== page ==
# 6.13. SummaryΒΆ

A sequential search is \(O(n)\) for ordered and unordered lists.

A binary search of an ordered list is \(O(\log{n})\) in the worst case.

Hash tables can provide constant time searching.

A bubble sort, a selection sort, and an insertion sort are \(O(n^{2})\) algorithms.

A Shell sort improves on the insertion sort by sorting incremental sublists. It falls between \(O(n)\) and \(O(n^{2})\).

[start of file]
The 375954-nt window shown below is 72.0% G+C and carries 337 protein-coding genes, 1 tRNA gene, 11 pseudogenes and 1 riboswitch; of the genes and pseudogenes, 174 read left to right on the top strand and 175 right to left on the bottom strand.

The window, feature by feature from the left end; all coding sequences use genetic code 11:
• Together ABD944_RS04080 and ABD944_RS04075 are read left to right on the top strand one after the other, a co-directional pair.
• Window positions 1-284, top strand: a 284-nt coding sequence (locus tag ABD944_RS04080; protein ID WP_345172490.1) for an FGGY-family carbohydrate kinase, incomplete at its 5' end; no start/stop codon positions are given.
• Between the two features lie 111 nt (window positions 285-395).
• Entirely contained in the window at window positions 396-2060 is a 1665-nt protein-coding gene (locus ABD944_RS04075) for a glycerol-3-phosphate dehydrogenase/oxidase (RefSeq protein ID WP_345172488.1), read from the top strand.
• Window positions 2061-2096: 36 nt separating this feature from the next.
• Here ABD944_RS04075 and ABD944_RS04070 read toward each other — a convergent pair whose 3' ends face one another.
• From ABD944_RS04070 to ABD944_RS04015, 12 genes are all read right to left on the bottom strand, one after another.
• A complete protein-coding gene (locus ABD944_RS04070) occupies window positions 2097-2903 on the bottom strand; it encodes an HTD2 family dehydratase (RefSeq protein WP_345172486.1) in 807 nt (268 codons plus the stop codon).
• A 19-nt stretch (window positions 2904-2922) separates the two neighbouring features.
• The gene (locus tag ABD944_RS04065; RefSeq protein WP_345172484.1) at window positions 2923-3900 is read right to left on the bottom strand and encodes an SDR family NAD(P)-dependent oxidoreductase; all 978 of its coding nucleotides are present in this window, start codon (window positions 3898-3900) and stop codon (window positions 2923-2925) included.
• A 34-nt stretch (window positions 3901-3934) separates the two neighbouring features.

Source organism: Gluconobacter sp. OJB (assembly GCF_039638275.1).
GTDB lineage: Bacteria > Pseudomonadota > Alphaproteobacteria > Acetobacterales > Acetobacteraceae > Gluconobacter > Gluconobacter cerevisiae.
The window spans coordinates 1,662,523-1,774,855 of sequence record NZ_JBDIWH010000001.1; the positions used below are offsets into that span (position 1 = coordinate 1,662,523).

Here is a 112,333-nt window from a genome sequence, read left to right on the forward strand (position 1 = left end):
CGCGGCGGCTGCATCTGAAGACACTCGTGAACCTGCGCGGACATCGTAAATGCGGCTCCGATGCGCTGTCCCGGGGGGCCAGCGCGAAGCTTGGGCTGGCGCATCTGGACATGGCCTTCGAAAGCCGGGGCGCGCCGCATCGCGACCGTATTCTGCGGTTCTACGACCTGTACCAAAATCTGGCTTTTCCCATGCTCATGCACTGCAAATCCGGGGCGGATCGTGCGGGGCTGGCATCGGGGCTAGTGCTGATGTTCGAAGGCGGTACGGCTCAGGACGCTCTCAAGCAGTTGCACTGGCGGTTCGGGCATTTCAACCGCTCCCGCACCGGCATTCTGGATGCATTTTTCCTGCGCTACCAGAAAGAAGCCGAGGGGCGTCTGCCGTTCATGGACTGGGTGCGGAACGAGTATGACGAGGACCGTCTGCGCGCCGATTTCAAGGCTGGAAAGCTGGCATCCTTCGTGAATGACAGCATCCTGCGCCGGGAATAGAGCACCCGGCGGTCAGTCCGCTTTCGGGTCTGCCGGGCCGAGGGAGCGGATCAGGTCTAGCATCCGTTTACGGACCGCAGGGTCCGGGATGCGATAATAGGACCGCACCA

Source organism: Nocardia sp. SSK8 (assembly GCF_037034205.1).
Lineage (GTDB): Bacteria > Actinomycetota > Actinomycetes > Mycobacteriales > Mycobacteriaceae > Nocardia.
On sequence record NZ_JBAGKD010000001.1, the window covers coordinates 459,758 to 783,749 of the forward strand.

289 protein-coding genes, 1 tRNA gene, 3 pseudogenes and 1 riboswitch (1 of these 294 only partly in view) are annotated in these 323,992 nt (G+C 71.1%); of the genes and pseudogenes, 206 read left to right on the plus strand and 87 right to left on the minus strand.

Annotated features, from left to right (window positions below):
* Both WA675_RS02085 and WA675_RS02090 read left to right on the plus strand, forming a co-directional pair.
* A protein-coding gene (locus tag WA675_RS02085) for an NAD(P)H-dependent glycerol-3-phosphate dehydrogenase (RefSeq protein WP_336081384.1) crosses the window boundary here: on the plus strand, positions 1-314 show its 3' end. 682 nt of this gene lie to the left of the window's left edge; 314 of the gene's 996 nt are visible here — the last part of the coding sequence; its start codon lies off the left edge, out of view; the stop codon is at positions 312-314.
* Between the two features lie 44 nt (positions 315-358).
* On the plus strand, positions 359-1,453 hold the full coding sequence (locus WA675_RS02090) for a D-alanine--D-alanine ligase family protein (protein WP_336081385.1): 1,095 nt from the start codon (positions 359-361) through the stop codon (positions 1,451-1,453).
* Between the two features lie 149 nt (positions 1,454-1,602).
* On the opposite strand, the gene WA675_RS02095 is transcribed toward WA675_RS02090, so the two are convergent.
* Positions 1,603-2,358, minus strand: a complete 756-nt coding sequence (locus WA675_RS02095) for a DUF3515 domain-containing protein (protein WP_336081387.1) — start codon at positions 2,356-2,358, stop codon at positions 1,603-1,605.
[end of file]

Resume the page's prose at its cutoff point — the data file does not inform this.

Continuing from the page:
A merge sort is \(O(n \log{n})\), but requires additional space for the merging process.

A quick sort is \(O(n \log{n})\), but may degrade to \(O(n^{2})\) if the split points are not near the middle of the list. It does not require additional space.

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